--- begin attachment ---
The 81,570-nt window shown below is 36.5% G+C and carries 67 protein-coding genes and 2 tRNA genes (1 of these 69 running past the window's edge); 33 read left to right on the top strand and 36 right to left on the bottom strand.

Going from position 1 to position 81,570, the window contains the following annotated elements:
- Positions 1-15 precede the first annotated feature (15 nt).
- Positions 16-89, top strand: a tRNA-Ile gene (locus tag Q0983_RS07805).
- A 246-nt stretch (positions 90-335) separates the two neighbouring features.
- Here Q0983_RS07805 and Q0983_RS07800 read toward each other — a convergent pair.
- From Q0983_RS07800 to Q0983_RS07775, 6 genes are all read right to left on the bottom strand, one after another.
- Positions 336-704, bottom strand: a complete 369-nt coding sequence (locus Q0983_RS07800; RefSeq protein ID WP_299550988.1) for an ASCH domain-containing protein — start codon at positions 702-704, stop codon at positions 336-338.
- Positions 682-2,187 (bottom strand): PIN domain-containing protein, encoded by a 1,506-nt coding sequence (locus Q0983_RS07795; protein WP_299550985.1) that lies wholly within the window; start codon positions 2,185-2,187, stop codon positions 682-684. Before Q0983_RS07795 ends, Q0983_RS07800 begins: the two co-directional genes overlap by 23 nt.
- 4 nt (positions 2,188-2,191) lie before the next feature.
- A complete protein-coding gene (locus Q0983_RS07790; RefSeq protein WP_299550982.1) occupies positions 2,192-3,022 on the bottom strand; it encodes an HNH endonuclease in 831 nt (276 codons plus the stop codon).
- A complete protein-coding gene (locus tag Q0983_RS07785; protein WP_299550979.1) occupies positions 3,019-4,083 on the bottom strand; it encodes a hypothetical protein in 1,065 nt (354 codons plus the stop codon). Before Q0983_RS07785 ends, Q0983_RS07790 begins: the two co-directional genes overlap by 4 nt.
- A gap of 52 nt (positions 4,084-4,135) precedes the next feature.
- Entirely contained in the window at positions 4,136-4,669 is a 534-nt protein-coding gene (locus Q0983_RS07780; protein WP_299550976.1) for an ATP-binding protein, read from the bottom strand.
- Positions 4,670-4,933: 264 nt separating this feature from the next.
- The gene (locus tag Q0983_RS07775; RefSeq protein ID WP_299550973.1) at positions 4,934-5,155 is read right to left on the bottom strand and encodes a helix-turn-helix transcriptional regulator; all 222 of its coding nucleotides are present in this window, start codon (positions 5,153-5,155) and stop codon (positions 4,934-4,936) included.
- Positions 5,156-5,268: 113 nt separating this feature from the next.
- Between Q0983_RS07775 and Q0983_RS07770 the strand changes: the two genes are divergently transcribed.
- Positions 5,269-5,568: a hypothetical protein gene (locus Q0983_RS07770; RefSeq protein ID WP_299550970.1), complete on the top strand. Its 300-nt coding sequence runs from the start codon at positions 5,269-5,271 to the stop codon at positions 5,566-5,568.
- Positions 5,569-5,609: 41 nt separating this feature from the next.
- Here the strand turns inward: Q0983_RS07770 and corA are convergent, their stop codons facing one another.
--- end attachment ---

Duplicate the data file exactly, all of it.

The 81,570-nt window shown below is 36.5% G+C and carries 67 protein-coding genes and 2 tRNA genes (1 of these 69 running past the window's edge); 33 read left to right on the top strand and 36 right to left on the bottom strand.

Going from position 1 to position 81,570, the window contains the following annotated elements:
- Positions 1-15 precede the first annotated feature (15 nt).
- Positions 16-89, top strand: a tRNA-Ile gene (locus tag Q0983_RS07805).
- A 246-nt stretch (positions 90-335) separates the two neighbouring features.
- Here Q0983_RS07805 and Q0983_RS07800 read toward each other — a convergent pair.
- From Q0983_RS07800 to Q0983_RS07775, 6 genes are all read right to left on the bottom strand, one after another.
- Positions 336-704, bottom strand: a complete 369-nt coding sequence (locus Q0983_RS07800; RefSeq protein ID WP_299550988.1) for an ASCH domain-containing protein — start codon at positions 702-704, stop codon at positions 336-338.
- Positions 682-2,187 (bottom strand): PIN domain-containing protein, encoded by a 1,506-nt coding sequence (locus Q0983_RS07795; protein WP_299550985.1) that lies wholly within the window; start codon positions 2,185-2,187, stop codon positions 682-684. Before Q0983_RS07795 ends, Q0983_RS07800 begins: the two co-directional genes overlap by 23 nt.
- 4 nt (positions 2,188-2,191) lie before the next feature.
- A complete protein-coding gene (locus Q0983_RS07790; RefSeq protein WP_299550982.1) occupies positions 2,192-3,022 on the bottom strand; it encodes an HNH endonuclease in 831 nt (276 codons plus the stop codon).
- A complete protein-coding gene (locus tag Q0983_RS07785; protein WP_299550979.1) occupies positions 3,019-4,083 on the bottom strand; it encodes a hypothetical protein in 1,065 nt (354 codons plus the stop codon). Before Q0983_RS07785 ends, Q0983_RS07790 begins: the two co-directional genes overlap by 4 nt.
- A gap of 52 nt (positions 4,084-4,135) precedes the next feature.
- Entirely contained in the window at positions 4,136-4,669 is a 534-nt protein-coding gene (locus Q0983_RS07780; protein WP_299550976.1) for an ATP-binding protein, read from the bottom strand.
- Positions 4,670-4,933: 264 nt separating this feature from the next.
- The gene (locus tag Q0983_RS07775; RefSeq protein ID WP_299550973.1) at positions 4,934-5,155 is read right to left on the bottom strand and encodes a helix-turn-helix transcriptional regulator; all 222 of its coding nucleotides are present in this window, start codon (positions 5,153-5,155) and stop codon (positions 4,934-4,936) included.
- Positions 5,156-5,268: 113 nt separating this feature from the next.
- Between Q0983_RS07775 and Q0983_RS07770 the strand changes: the two genes are divergently transcribed.
- Positions 5,269-5,568: a hypothetical protein gene (locus Q0983_RS07770; RefSeq protein ID WP_299550970.1), complete on the top strand. Its 300-nt coding sequence runs from the start codon at positions 5,269-5,271 to the stop codon at positions 5,566-5,568.
- Positions 5,569-5,609: 41 nt separating this feature from the next.
- Here the strand turns inward: Q0983_RS07770 and corA are convergent, their stop codons facing one another.